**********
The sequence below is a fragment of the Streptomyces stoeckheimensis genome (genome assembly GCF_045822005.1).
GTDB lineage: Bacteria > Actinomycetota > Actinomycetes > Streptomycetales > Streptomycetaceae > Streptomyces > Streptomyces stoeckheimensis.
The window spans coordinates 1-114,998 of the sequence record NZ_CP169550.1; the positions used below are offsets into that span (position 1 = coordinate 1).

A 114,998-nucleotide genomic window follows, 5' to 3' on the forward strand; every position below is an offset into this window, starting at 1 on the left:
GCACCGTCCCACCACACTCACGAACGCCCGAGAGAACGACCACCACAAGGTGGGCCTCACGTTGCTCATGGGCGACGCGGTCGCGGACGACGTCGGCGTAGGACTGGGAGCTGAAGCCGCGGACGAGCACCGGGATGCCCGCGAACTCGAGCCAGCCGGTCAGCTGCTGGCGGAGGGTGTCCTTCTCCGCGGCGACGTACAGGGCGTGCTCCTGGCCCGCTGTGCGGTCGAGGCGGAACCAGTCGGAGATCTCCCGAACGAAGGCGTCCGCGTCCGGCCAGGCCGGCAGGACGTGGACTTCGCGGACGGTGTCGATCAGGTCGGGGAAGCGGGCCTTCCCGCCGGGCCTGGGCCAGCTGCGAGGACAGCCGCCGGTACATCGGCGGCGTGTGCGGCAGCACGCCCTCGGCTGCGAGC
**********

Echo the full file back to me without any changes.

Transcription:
The sequence below is a fragment of the Streptomyces stoeckheimensis genome (genome assembly GCF_045822005.1).
GTDB lineage: Bacteria > Actinomycetota > Actinomycetes > Streptomycetales > Streptomycetaceae > Streptomyces > Streptomyces stoeckheimensis.
The window spans coordinates 1-114,998 of the sequence record NZ_CP169550.1; the positions used below are offsets into that span (position 1 = coordinate 1).

A 114,998-nucleotide genomic window follows, 5' to 3' on the forward strand; every position below is an offset into this window, starting at 1 on the left:
GCACCGTCCCACCACACTCACGAACGCCCGAGAGAACGACCACCACAAGGTGGGCCTCACGTTGCTCATGGGCGACGCGGTCGCGGACGACGTCGGCGTAGGACTGGGAGCTGAAGCCGCGGACGAGCACCGGGATGCCCGCGAACTCGAGCCAGCCGGTCAGCTGCTGGCGGAGGGTGTCCTTCTCCGCGGCGACGTACAGGGCGTGCTCCTGGCCCGCTGTGCGGTCGAGGCGGAACCAGTCGGAGATCTCCCGAACGAAGGCGTCCGCGTCCGGCCAGGCCGGCAGGACGTGGACTTCGCGGACGGTGTCGATCAGGTCGGGGAAGCGGGCCTTCCCGCCGGGCCTGGGCCAGCTGCGAGGACAGCCGCCGGTACATCGGCGGCGTGTGCGGCAGCACGCCCTCGGCTGCGAGC